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MSA Sends Letter To Lewis

Calls for Sensitivity In New Masters

NO WRITER ATTRIBUTED

The Minority Student Alliance (MSA) called for greater minority sensitivity in the appointment of masters for Cabot House and Pforzheimer House in a February 28 letter to Dean of the College Harry R. Lewis '68.

"Given the increasing diversity of the Harvard student body as well as the recent outbreak of racially charged incidents, we strongly believe that any future master must be aware of and responsive to issues facing minority students," read the letter coauthored by Albert H. Khine '97 and Sheila N. Swaroop '96, the MSA co-chairs.

In interviews, Khine and Swaroop said they wrote the letter because of recent complaints about the insensitivity of various masters to minority issues.

"We have heard complaints about masters looking uncomfortable and not wanting to talk with [minority students]," said Khine, who is a Crimson editor.

"Students actually came up to us because there were instances where masters were being unsensitive," Swaroop added.

According to Kline, this is a particularly important time for minority student issues because of randomization and the increasing diversity of the houses which will follow.

"I don't think it's just Cabot and Pforzheimer," he said. "Every master should demonstrate familiarity with minority issues. Right now that's not even a factor in the selection process."

Khine said that he and Swaroop met with Lewis last Thursday, but that the meeting ended in a stalemate.

"Dean Lewis was very receptive to the letter, but he said that the minority professors that he talked to had other plans [and were not interested in becoming house masters]," Khine said.

He added that Lewis said faculty had come to him with similar requests.

According to Khine, in the meeting with Lewis the students discussed the importance of sensitivity to minority needs not only for house masters, but also for house tutors, especially since some houses do not have race relations tutors.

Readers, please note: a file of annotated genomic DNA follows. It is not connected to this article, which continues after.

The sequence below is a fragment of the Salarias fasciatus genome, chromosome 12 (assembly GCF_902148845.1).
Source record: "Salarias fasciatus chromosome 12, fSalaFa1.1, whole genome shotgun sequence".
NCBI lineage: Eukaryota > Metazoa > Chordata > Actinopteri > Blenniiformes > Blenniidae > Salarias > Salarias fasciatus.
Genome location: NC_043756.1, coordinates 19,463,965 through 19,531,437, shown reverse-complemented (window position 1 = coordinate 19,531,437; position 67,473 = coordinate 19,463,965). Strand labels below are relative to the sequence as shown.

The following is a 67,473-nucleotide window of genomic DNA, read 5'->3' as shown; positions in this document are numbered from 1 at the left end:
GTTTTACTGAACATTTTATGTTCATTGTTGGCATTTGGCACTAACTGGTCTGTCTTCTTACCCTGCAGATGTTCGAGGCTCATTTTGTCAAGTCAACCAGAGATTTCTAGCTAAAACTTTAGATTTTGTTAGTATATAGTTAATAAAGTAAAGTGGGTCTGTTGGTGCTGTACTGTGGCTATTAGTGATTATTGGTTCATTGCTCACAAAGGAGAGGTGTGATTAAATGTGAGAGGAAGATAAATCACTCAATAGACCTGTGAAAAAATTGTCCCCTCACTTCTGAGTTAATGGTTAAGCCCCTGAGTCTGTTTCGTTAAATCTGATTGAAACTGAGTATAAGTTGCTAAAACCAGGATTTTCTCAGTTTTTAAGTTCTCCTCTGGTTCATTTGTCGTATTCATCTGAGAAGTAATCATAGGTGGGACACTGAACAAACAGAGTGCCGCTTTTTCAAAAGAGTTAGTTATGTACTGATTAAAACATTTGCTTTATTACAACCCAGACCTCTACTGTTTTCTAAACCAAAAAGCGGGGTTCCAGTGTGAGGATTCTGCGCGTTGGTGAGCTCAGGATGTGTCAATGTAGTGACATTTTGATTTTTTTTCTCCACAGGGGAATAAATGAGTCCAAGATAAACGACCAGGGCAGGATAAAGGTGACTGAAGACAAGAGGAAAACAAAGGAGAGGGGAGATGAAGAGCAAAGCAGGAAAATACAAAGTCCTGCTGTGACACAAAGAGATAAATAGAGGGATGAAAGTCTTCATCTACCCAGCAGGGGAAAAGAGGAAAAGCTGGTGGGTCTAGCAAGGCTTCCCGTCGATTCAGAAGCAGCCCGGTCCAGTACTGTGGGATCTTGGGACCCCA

He pointed to two incidents that involved house masters in minority conflicts in past years: repeated incidents of racial graffiti in Mather House, and a student who hung a Confederate flag outside her Kirkland House room window.

"In the Mather case, the master was wonderful," he said. "When these things happen, it's important to have a master who can deal with them."

Prior to meeting with Lewis, Khine said he and Swaroop hoped to find a minority master for Cabot and Pforzheimer Houses.

Although they are disappointed at the outcome of the meeting, Khine said they were aware of the difficulties they would face from the beginning.

"We thought it was important to [include the terms] 'minority sensitive' since masters are chosen from professors and there's a dearth of minority professors so the pool [is] smaller.

"Students actually came up to us because there were instances where masters were being unsensitive," Swaroop added.

According to Kline, this is a particularly important time for minority student issues because of randomization and the increasing diversity of the houses which will follow.

"I don't think it's just Cabot and Pforzheimer," he said. "Every master should demonstrate familiarity with minority issues. Right now that's not even a factor in the selection process."

Khine said that he and Swaroop met with Lewis last Thursday, but that the meeting ended in a stalemate.

"Dean Lewis was very receptive to the letter, but he said that the minority professors that he talked to had other plans [and were not interested in becoming house masters]," Khine said.

He added that Lewis said faculty had come to him with similar requests.

According to Khine, in the meeting with Lewis the students discussed the importance of sensitivity to minority needs not only for house masters, but also for house tutors, especially since some houses do not have race relations tutors.

He pointed to two incidents that involved house masters in minority conflicts in past years: repeated incidents of racial graffiti in Mather House, and a student who hung a Confederate flag outside her Kirkland House room window.

"In the Mather case, the master was wonderful," he said. "When these things happen, it's important to have a master who can deal with them."

Prior to meeting with Lewis, Khine said he and Swaroop hoped to find a minority master for Cabot and Pforzheimer Houses.

Although they are disappointed at the outcome of the meeting, Khine said they were aware of the difficulties they would face from the beginning.

"We thought it was important to [include the terms] 'minority sensitive' since masters are chosen from professors and there's a dearth of minority professors so the pool [is] smaller.

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